Representing OHP Ecology, Peter has a BSc (Hons) in Botany and PhD in Plant Ecology and 30 years’ experience as an ecologist. He is a Chartered Member of the Landscape Institute (LI).
Here are the highlights from Peter's Summary Proof of Evidence:
“I consider the assessment of the proposed development has identified the appropriate important ecological features (designated sites, habitats and species), provided an assessment of the relative value and importance of these, and identified and assessed likely impacts. It provides information on how impacts will be avoided, mitigated and compensated.
“I consider that the development will not result in significant adverse impact, and that, as such, the development is in accordance with requirements of The Wildlife (Jersey) Law 2021, The Government of Jersey Revised 2011 Island Plan and The Draft Bridging Island Plan in relation to international and national statutory designated sites and the protection of habitats and species. I also consider the proposed development to be in line with Government of Jersey’s requirements in relation to biodiversity gain.”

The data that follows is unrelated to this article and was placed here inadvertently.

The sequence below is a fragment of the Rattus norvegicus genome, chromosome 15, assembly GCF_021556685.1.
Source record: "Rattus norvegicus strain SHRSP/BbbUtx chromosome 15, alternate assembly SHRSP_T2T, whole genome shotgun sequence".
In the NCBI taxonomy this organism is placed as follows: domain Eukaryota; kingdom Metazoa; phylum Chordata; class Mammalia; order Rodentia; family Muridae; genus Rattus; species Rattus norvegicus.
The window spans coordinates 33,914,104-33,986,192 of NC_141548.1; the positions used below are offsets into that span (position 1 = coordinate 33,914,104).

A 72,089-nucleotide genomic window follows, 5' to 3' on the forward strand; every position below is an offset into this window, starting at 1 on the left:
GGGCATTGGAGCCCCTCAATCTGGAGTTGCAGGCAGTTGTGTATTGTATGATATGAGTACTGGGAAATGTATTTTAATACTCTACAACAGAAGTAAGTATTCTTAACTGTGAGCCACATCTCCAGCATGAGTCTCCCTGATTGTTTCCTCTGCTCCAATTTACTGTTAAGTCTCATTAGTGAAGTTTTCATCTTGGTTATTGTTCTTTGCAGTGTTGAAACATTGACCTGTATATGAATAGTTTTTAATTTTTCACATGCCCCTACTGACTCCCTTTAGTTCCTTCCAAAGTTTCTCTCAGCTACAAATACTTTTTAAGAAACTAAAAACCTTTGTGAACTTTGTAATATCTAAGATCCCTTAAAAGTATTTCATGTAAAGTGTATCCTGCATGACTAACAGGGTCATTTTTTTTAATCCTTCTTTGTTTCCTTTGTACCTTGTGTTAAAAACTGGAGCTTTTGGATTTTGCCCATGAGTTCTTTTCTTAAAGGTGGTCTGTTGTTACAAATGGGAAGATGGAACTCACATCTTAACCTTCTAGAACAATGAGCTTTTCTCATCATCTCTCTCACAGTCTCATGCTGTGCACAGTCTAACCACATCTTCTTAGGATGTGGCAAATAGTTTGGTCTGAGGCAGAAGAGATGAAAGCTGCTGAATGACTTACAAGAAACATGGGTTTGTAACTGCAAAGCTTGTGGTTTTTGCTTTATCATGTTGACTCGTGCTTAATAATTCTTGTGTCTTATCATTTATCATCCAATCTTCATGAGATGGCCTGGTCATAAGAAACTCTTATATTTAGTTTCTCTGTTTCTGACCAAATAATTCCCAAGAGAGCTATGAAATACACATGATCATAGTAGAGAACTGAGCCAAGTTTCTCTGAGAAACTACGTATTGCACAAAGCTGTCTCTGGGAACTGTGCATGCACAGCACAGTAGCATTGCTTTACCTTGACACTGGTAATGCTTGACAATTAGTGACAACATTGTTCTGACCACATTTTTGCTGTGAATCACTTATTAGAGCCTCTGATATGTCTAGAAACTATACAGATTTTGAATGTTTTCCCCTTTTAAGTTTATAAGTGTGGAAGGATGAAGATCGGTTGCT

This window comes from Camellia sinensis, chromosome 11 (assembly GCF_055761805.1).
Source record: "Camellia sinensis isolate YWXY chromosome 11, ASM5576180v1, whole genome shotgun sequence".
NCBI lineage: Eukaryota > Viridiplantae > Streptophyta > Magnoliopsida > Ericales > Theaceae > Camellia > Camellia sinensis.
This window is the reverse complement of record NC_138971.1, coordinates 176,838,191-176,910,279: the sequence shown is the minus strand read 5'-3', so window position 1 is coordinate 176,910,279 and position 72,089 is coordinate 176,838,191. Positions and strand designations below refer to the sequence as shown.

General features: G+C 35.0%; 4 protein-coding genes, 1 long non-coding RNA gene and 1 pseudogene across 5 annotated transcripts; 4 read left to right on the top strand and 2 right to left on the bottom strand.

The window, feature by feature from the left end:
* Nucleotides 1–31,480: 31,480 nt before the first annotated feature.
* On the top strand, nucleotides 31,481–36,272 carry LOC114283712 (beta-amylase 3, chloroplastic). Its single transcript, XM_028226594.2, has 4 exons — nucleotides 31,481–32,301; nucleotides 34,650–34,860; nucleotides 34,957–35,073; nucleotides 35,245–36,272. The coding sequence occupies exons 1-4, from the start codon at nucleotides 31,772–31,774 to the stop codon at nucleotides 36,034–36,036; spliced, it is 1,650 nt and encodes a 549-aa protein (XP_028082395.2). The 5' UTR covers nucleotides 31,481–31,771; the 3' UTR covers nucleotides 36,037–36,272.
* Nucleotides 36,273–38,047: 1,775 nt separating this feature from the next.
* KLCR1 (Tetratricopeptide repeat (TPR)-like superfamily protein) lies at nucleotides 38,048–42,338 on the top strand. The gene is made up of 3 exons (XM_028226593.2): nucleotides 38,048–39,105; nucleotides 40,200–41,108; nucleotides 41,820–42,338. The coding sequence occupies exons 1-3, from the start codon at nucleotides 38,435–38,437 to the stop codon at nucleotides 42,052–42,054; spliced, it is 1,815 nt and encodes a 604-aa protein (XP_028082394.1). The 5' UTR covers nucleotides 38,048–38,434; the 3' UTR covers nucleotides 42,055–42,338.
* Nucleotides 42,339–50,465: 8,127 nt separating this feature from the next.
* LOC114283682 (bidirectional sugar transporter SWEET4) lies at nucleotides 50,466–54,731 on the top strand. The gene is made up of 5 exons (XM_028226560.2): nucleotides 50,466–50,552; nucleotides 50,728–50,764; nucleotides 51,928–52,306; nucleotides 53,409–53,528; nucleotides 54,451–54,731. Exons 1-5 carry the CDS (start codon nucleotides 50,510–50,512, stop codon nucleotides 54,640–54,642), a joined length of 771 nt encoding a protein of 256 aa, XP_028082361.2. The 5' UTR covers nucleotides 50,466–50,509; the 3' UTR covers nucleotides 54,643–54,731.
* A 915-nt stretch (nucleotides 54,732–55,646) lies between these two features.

Representing OHP Heritage, Steven has a BA (Hons) in Urban and Regional Planning and MRes in Interdisciplinary Urban Design. As a Chartered Member of the Royal Town Planning Institute , he has over 40 years’ experience as a planner and urban designer, advising public and private sector clients on the impact of development of historic places and within historic settings.
Here are the highlights from Steven Summary Proof of Evidence:
“The scale of the proposed development and access improvements reflects the clinical specification.